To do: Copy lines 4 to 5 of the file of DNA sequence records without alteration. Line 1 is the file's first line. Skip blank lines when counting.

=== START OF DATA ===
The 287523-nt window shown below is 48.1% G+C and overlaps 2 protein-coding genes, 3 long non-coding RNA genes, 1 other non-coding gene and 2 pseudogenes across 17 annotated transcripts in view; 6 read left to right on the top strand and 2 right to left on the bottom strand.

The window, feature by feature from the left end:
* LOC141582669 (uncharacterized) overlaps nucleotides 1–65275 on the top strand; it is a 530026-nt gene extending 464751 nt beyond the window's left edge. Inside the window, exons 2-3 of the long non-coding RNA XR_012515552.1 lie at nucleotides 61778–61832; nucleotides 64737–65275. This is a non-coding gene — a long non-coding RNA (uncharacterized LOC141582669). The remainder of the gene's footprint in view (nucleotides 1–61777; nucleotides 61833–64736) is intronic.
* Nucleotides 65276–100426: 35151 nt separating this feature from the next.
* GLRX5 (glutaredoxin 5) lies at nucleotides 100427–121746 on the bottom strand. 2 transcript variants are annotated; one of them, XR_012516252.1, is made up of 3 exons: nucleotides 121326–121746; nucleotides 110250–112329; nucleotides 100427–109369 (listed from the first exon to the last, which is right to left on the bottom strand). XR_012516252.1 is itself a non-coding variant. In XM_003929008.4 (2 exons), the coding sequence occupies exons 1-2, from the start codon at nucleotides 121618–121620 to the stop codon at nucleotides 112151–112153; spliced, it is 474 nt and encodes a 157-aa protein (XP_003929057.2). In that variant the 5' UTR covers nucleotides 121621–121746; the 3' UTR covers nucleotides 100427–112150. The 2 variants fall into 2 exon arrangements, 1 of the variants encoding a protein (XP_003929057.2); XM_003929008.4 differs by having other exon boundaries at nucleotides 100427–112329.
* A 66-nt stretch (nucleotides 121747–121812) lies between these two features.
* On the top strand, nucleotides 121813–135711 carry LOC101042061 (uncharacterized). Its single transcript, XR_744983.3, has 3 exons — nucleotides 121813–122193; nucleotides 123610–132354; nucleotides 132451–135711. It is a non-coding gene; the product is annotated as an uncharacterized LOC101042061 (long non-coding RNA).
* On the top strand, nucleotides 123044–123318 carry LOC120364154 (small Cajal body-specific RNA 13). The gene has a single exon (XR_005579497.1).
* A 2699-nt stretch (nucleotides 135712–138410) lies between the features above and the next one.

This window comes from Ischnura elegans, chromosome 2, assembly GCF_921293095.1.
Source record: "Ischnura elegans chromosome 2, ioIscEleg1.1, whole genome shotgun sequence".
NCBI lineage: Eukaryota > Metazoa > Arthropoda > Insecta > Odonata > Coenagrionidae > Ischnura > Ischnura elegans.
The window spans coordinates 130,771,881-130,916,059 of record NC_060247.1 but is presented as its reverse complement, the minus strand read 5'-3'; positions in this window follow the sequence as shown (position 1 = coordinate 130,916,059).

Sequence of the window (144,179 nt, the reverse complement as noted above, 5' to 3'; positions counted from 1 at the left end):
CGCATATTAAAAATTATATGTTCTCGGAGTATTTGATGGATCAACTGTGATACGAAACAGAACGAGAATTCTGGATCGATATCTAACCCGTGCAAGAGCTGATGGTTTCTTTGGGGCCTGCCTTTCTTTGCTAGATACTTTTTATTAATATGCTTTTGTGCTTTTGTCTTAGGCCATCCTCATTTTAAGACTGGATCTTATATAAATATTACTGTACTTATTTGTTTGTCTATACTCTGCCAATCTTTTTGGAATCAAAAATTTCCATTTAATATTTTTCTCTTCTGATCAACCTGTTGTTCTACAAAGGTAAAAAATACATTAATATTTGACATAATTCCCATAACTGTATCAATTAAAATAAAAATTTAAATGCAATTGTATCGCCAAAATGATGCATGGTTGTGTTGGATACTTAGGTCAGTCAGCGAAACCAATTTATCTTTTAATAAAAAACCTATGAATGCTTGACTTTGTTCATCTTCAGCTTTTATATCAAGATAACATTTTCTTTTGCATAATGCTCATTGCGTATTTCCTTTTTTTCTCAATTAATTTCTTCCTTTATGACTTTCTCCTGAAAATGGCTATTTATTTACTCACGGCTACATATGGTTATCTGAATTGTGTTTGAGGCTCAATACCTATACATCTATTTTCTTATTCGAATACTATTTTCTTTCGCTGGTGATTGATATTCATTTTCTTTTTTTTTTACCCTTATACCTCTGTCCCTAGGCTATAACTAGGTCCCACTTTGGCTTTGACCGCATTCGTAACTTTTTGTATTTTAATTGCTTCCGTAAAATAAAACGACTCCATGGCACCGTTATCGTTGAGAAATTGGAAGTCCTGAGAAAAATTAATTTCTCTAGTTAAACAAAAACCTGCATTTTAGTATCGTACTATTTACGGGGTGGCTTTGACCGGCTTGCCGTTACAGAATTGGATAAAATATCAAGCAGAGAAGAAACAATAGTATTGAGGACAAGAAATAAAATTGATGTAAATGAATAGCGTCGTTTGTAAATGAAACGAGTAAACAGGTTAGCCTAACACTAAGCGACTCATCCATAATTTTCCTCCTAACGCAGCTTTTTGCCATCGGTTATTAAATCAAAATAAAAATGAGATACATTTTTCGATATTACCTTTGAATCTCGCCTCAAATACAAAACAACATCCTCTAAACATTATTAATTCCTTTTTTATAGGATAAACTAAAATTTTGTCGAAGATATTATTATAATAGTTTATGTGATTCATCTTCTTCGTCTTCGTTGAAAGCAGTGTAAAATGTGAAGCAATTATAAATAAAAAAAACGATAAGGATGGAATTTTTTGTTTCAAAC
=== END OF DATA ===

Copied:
* Nucleotides 65276–100426: 35151 nt separating this feature from the next.
* GLRX5 (glutaredoxin 5) lies at nucleotides 100427–121746 on the bottom strand. 2 transcript variants are annotated; one of them, XR_012516252.1, is made up of 3 exons: nucleotides 121326–121746; nucleotides 110250–112329; nucleotides 100427–109369 (listed from the first exon to the last, which is right to left on the bottom strand). XR_012516252.1 is itself a non-coding variant. In XM_003929008.4 (2 exons), the coding sequence occupies exons 1-2, from the start codon at nucleotides 121618–121620 to the stop codon at nucleotides 112151–112153; spliced, it is 474 nt and encodes a 157-aa protein (XP_003929057.2). In that variant the 5' UTR covers nucleotides 121621–121746; the 3' UTR covers nucleotides 100427–112150. The 2 variants fall into 2 exon arrangements, 1 of the variants encoding a protein (XP_003929057.2); XM_003929008.4 differs by having other exon boundaries at nucleotides 100427–112329.